Copyright 2003 Newcastle Chronicle & Journal Ltd
EVENING CHRONICLE (Newcastle, UK)

July 23, 2003, Wednesday Edition 1

SECTION: NEWS LOCAL, Pg. 4

LENGTH: 433 words

HEADLINE: We might never know how our son died

BYLINE: By The Evening Chronicle

BODY:

   Doctors have failed to find an explanation for the sudden death of an apparently-healthy teenager who collapsed at home.

   Lee Frizzle, 16, of Cowpen Estate, Blyth, collapsed when he popped home from school during his lunch break on April 28.

   Paramedics tried to resuscitate him but he was pronounced dead on arrival at Wansbeck General Hospital.

   A post-mortem was conducted and extensive tests were carried out.

   But almost three months later, investigators are still baffled by Lee's death and it is believed the teenager is a victim of Sudden Adult Death Syndrome.

   The body has been released by the coroner's office and his funeral will be held tomorrow at 1.15pm at Cowpen cemetery. Today Lee's mum and dad spoke of their shock at his death.

   His mum, June, said: "He was a nice, quiet lad who was helpful to anybody. He wouldn't harm anybody. He came in from school at lunchtime and he went upstairs to play on his computer.

   "He was up there for a couple of minutes and I heard a thud on the floor. When I went upstairs, he was lying on the floor.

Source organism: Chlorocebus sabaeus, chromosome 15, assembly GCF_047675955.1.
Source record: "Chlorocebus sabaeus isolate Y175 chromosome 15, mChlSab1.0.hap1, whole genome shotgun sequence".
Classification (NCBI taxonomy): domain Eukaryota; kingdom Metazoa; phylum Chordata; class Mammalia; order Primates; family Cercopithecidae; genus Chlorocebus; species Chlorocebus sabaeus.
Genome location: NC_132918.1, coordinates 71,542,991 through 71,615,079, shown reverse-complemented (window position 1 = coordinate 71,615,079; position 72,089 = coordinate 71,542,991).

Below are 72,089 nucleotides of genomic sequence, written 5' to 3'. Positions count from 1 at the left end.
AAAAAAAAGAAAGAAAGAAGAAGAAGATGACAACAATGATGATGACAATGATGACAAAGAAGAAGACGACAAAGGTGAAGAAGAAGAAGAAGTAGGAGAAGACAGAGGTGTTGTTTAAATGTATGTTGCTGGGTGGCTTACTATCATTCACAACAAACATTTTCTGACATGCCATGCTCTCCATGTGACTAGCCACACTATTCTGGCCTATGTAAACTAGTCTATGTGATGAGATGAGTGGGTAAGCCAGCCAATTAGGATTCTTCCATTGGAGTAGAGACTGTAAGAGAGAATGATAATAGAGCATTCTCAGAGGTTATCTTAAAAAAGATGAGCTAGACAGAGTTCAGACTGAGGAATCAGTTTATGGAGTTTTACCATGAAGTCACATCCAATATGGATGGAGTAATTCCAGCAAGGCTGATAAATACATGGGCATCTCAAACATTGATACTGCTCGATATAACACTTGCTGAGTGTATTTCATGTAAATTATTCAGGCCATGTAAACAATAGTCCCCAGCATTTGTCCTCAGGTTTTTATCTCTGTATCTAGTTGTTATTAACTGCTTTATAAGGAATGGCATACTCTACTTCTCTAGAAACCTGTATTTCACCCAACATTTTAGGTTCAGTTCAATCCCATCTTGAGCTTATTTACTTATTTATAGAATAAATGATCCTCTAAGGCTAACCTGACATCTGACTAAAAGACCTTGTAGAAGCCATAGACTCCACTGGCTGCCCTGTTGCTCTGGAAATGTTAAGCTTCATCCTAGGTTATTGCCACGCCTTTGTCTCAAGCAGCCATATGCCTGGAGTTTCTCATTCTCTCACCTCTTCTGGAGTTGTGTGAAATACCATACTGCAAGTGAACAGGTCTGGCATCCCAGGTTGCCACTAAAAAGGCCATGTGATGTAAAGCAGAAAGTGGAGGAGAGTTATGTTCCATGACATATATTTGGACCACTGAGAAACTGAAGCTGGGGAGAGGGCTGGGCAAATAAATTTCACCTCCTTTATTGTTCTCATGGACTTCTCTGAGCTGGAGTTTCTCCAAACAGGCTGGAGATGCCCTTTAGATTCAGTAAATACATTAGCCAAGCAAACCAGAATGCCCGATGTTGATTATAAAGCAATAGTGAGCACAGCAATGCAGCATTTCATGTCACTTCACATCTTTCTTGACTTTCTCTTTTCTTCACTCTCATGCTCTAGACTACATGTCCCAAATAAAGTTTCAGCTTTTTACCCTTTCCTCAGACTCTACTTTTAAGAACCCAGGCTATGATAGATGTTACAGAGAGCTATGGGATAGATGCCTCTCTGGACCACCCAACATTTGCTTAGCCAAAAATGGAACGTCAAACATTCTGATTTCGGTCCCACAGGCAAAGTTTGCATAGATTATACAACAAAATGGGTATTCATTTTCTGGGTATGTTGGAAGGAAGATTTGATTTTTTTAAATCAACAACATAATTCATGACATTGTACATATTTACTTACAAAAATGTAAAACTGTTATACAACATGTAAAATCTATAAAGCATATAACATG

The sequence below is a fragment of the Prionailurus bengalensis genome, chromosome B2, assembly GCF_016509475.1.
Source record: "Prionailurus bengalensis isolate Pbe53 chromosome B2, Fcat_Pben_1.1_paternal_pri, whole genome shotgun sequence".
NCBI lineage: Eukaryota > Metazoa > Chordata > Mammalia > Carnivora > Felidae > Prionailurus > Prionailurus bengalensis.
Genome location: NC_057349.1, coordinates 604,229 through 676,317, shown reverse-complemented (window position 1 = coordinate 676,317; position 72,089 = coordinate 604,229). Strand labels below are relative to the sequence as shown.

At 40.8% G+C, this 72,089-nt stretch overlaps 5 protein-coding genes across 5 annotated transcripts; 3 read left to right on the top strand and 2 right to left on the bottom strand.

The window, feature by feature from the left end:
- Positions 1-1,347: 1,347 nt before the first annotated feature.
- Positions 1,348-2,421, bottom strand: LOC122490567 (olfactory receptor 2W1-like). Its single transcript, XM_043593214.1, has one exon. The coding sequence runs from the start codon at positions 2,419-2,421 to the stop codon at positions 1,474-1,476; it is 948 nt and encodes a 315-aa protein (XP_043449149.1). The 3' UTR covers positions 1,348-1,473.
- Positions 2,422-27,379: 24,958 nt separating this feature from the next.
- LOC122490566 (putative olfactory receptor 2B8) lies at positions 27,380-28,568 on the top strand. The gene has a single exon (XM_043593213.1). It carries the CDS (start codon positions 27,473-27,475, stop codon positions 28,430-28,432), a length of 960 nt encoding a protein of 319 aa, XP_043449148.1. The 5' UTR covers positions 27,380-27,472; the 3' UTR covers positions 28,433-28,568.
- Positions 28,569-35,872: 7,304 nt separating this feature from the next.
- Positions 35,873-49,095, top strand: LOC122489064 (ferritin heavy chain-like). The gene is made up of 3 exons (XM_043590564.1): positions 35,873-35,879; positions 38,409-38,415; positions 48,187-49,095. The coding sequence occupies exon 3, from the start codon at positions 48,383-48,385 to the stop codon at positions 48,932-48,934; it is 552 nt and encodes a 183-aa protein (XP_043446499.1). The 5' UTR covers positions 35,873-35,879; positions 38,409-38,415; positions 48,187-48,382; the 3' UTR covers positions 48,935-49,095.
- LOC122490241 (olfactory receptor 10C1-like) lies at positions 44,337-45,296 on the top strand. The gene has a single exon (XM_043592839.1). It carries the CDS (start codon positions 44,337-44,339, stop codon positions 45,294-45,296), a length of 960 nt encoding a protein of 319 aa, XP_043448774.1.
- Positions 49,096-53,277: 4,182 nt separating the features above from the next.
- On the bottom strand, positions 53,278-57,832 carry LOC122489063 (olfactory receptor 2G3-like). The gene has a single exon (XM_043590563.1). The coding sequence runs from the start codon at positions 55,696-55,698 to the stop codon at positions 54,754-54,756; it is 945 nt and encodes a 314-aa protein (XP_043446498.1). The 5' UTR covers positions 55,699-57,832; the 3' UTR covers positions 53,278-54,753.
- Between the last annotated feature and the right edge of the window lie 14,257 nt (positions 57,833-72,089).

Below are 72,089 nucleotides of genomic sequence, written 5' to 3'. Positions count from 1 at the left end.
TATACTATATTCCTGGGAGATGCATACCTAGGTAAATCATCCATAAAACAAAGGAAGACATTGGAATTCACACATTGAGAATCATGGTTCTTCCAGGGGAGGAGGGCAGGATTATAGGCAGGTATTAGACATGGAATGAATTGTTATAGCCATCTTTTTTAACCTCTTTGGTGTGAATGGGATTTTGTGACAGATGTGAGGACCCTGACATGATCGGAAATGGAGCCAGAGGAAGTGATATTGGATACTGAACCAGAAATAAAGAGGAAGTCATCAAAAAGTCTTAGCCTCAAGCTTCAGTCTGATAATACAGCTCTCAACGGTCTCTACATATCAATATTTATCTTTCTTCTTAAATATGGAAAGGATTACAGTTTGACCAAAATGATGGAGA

"To be quite honest, I think he died in the bedroom. They applied resuscitation but it was just flat."

   Lee, a pupil at Blyth Community College, loved computers and his parents say he was a lad with no bad habits who enjoyed visiting friends' houses and was invariably in bed by 10pm. His dad, Alan, 46, said: "I am just gutted. All he lived for was his computer.

   "He was taking GCSEs and doing quite well. He was expecting to get GCSEs and I was pleased with him. He liked German but he didn't like maths.

   "He liked watching videos and DVDs and was always in at 10 o'clock at night and up for school no bother."

   A spokesman for the south east Northumberland coroner's office said: "Nothing has been found up to now to indicate cause of death."

   Lee leaves his mum and dad and sister Lesley, a 12-year-old pupil at Bebside Middle School, Blyth.

   Pupils from Blyth Community College will attend his funeral tomorrow.

   An inquest was opened and adjourned.

   Unexplained killer

   One in 20 cases of Sudden Adult Death Syndrome in people under 65 are unexplained with no heart abnormalities found.

   But researchers believe that many people who have died suddenly may have inherited an undiagnosed tendency to an abnormal heart rhythm.

   One cause of sudden death may be hypertrophic cardiomyopathy [HCM] which affects one in 500 people.

   HCM is the biggest single cause of sudden death in under 25s.

   Symptoms include breathlessness, often confused with asthma, fainting, heart rhythm abnormalities, chest pains and dizziness.

LANGUAGE: ENGLISH

LOAD-DATE: July 23, 2003